Tuesday, October 18, 2011
Review: Opeth - Heritage
Genre: Progressive Rock/Metal
I thoroughly enjoy Opeth's first 3 albums, along with Watershed. But My Arms, Your Hearse is probably their zenith as far as what I have heard. So lets get this out of the way right now: if you are much more into Opeth's older albums, Heritage is probably not for you. Gone are the growled death vocals, and most traces of even the metal aspects of Opeth are gone, traded in for a retro 70s prog rock sound as hinted at by Akerfeldt prior to the album's release.
There are still elements of metal left here. Especially on The Devil's Orchard and Folklore. But they are mostly what you would expect out of a sort of 70s proto metal band. The guitar sound does have a sort of thick metal sound at times as well.
Now a lot of people are a little pissed that the death metal vocals are missing in action on Heritage. It bothers me to a degree but Mikael has always had an excellent singing voice and he lives up to the hype he gets here.
Heritage begins with a self titled instrumental track. It also ends with another instrumental called Marrow of the Earth. Both of these songs are really good and the piano in Heritage gives it a sort of dark, gothic, depressive sort of sound. It almost seems fitting of a dark dreary rainy October day. Marrow of the Earth is along those lines as well, except where Heritage uses a piano MotE is mainly an acoustic affair though near the end the drums softly enter the song. I really enjoy the soft darkness of these two songs and they do a lot to set the atmosphere at both ends of the album.
The keys evoke probably most strongly the feeling of 70s progressive rock. Look no further than the first proper song, The Devil's Orchard, to hear it. But the keyboards stick a little further in the background so as not to choke out the rest of the instruments. Well perhaps not to far back but the guitars don't have to compete with them anyways. They are present throughout most of the album but the two instrumentals so they are sort of an integral part to the sound of Heritage.
On some of the songs Opeth's influences are worn a little more on their sleeve than others. Like on Folklore, there is a part near the start where there is a flute playing and the whole section of music following that just screams of something like Jethro Tull. In fact Folklore while being the second longest song on Heritage at a little over 8 minutes long is probably my favorite song. Famine also gives off the same Jethro Tull vibe at around the 5 minute mark it could have been taken right out of one of that band's songs.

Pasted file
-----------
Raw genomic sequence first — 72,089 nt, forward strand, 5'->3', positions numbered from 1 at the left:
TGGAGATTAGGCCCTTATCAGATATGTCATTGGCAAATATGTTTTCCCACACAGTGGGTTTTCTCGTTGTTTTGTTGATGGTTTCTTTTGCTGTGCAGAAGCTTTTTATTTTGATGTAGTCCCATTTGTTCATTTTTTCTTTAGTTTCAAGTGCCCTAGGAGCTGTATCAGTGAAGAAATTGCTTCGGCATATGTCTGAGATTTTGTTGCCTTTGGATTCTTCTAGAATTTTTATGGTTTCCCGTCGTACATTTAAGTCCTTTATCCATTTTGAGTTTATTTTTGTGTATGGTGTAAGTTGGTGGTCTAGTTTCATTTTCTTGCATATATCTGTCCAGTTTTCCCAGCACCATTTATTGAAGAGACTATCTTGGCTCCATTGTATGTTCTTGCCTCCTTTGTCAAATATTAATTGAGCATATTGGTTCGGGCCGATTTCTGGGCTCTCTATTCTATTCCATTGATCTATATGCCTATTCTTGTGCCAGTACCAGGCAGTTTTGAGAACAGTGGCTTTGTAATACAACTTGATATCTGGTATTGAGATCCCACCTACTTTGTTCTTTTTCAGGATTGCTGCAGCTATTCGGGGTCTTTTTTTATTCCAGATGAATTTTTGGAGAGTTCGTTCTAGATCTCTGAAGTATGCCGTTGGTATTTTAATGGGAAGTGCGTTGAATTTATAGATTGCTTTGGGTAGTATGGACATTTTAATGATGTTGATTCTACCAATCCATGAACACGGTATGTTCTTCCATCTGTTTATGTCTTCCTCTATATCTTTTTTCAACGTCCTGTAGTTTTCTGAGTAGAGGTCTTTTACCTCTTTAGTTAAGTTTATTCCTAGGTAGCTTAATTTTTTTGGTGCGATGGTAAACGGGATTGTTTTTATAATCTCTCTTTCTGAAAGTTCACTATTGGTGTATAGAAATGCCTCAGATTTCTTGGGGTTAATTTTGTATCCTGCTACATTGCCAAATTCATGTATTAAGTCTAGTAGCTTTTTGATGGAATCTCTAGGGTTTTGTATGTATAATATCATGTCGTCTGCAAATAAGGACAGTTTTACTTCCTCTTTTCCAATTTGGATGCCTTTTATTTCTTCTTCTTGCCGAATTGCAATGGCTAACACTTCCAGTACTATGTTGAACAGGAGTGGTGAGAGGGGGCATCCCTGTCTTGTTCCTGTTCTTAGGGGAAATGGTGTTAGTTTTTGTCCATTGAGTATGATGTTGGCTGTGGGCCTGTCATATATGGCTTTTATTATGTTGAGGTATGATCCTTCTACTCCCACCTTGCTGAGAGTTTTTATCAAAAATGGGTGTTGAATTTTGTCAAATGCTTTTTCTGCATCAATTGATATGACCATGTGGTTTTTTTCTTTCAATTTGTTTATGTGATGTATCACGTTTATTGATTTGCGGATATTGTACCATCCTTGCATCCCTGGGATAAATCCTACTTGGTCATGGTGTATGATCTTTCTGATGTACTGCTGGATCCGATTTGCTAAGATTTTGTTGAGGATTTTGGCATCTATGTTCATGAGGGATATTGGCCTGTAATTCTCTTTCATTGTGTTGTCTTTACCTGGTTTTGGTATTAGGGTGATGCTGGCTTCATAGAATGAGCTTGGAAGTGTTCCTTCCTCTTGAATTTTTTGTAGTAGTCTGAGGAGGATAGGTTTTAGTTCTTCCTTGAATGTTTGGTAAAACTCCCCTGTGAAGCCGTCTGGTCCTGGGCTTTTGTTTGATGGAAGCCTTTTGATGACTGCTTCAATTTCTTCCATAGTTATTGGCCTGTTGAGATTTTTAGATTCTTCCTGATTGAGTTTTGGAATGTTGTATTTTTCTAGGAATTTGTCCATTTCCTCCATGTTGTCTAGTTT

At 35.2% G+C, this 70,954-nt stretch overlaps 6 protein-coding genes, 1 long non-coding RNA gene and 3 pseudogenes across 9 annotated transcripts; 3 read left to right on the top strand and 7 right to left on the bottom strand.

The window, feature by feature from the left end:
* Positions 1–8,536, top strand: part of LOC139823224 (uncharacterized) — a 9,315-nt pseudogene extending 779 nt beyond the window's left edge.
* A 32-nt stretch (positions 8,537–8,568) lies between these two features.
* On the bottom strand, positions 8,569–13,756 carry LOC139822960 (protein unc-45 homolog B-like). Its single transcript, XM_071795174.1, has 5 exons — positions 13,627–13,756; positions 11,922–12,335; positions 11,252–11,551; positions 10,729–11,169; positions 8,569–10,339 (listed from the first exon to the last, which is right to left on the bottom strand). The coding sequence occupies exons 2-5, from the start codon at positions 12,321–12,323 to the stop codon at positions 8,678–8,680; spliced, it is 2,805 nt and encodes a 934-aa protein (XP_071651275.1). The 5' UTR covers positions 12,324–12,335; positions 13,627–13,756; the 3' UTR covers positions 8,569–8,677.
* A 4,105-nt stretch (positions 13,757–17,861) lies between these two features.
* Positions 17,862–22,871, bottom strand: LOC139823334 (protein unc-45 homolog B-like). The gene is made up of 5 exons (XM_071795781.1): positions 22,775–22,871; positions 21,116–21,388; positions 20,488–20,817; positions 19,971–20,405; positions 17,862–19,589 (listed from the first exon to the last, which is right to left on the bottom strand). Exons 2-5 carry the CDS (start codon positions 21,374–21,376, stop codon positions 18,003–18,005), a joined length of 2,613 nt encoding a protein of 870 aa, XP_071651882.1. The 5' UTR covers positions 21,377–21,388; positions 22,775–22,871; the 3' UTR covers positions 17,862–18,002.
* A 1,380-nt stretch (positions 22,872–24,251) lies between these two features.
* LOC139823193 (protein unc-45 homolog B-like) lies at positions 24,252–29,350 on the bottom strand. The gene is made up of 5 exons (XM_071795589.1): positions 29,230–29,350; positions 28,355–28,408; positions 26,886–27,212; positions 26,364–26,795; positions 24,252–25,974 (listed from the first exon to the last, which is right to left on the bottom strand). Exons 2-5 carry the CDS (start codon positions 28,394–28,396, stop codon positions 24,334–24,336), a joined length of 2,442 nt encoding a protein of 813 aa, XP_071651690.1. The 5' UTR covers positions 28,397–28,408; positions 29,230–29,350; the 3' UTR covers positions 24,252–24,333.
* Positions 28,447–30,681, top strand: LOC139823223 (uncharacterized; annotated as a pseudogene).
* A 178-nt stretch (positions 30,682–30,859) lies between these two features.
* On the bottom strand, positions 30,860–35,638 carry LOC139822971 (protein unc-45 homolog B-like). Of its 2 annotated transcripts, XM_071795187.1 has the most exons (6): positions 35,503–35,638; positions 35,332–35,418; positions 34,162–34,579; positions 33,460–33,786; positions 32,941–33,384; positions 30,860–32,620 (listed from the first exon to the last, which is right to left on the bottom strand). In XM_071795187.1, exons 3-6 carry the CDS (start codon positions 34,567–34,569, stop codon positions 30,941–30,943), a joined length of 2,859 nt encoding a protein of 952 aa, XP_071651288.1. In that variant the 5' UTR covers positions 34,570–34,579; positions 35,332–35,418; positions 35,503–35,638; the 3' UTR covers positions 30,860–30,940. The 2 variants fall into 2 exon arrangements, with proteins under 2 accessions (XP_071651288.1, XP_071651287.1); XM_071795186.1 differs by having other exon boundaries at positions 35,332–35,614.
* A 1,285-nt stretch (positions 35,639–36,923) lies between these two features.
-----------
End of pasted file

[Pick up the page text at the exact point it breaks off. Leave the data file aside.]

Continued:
But there is something wrong with Heritage that I cant quite put my finger on. It's a good album but by Opeth standards, the good of Heritage doesn't really seem good enough. Certain songs like Nepenthe and Haxprocess seem to just drag on and go no where at all. Its missing the aggression that was in almost all those early songs in one way or another. The closest we probably get here is Slither with its more fast paced speed and undeniably metal guitar solo. Stylistically a lot of the music here has an almost happy upbeat sound to it which seems a little out of character for Opeth. An upbeat part will lead straight into a somber acoustic piece or something else and this makes the songs sound a tad disjointed because it doesn't seem to flow just right.
All in all Heritage is sort of a confusing ride. While a good portion of it is pretty good (Folklore, The Devil's Orchard, Heritage, Marrow of the Earth, Famine) there are also parts of the good songs or songs as a whole which are difficult to listen to (Nepenthe, Haxprocess and portions of I Feel the Dark). But like I said there is good, the songs I listed like TDO, Folklore, and the instrumentals are all really great listens. The drumming is jazzy and fun to listen to and Mikael's vocals are right on.
Heritage has many good qualities but it has it's flaws as well. I can see myself going back to listen to certain songs but probably not the album as a whole.
Standout Tracks: Folklore, Famine, Heritage, Marrow of the Earth